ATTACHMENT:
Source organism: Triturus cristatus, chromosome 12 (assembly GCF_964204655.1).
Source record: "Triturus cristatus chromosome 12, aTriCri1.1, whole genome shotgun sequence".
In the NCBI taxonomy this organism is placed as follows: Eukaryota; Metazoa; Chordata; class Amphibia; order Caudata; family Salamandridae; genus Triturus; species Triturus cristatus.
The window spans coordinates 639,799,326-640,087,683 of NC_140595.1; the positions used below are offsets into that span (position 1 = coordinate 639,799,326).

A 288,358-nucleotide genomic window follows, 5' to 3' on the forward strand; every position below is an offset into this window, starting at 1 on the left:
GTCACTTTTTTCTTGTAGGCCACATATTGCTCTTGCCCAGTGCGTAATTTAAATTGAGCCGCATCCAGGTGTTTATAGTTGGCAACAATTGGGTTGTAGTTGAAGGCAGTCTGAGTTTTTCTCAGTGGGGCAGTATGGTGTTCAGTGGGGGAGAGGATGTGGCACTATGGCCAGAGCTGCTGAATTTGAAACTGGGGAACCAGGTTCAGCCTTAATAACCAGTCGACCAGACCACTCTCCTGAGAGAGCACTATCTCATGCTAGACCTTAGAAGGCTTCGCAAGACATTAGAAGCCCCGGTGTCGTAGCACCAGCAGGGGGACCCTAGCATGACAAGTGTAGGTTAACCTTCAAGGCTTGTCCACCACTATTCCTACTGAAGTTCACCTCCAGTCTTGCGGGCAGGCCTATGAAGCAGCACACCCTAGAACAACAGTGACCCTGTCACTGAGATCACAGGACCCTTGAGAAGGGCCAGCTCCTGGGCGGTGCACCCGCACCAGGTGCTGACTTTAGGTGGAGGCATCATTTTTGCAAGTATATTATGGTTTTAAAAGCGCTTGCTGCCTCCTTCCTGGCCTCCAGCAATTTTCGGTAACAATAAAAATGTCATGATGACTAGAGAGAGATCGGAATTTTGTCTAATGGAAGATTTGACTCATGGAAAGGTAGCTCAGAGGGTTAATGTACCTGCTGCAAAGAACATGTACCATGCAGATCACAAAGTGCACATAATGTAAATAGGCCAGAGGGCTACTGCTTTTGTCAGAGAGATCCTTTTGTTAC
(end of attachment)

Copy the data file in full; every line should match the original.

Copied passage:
Source organism: Triturus cristatus, chromosome 12 (assembly GCF_964204655.1).
Source record: "Triturus cristatus chromosome 12, aTriCri1.1, whole genome shotgun sequence".
In the NCBI taxonomy this organism is placed as follows: Eukaryota; Metazoa; Chordata; class Amphibia; order Caudata; family Salamandridae; genus Triturus; species Triturus cristatus.
The window spans coordinates 639,799,326-640,087,683 of NC_140595.1; the positions used below are offsets into that span (position 1 = coordinate 639,799,326).

A 288,358-nucleotide genomic window follows, 5' to 3' on the forward strand; every position below is an offset into this window, starting at 1 on the left:
GTCACTTTTTTCTTGTAGGCCACATATTGCTCTTGCCCAGTGCGTAATTTAAATTGAGCCGCATCCAGGTGTTTATAGTTGGCAACAATTGGGTTGTAGTTGAAGGCAGTCTGAGTTTTTCTCAGTGGGGCAGTATGGTGTTCAGTGGGGGAGAGGATGTGGCACTATGGCCAGAGCTGCTGAATTTGAAACTGGGGAACCAGGTTCAGCCTTAATAACCAGTCGACCAGACCACTCTCCTGAGAGAGCACTATCTCATGCTAGACCTTAGAAGGCTTCGCAAGACATTAGAAGCCCCGGTGTCGTAGCACCAGCAGGGGGACCCTAGCATGACAAGTGTAGGTTAACCTTCAAGGCTTGTCCACCACTATTCCTACTGAAGTTCACCTCCAGTCTTGCGGGCAGGCCTATGAAGCAGCACACCCTAGAACAACAGTGACCCTGTCACTGAGATCACAGGACCCTTGAGAAGGGCCAGCTCCTGGGCGGTGCACCCGCACCAGGTGCTGACTTTAGGTGGAGGCATCATTTTTGCAAGTATATTATGGTTTTAAAAGCGCTTGCTGCCTCCTTCCTGGCCTCCAGCAATTTTCGGTAACAATAAAAATGTCATGATGACTAGAGAGAGATCGGAATTTTGTCTAATGGAAGATTTGACTCATGGAAAGGTAGCTCAGAGGGTTAATGTACCTGCTGCAAAGAACATGTACCATGCAGATCACAAAGTGCACATAATGTAAATAGGCCAGAGGGCTACTGCTTTTGTCAGAGAGATCCTTTTGTTAC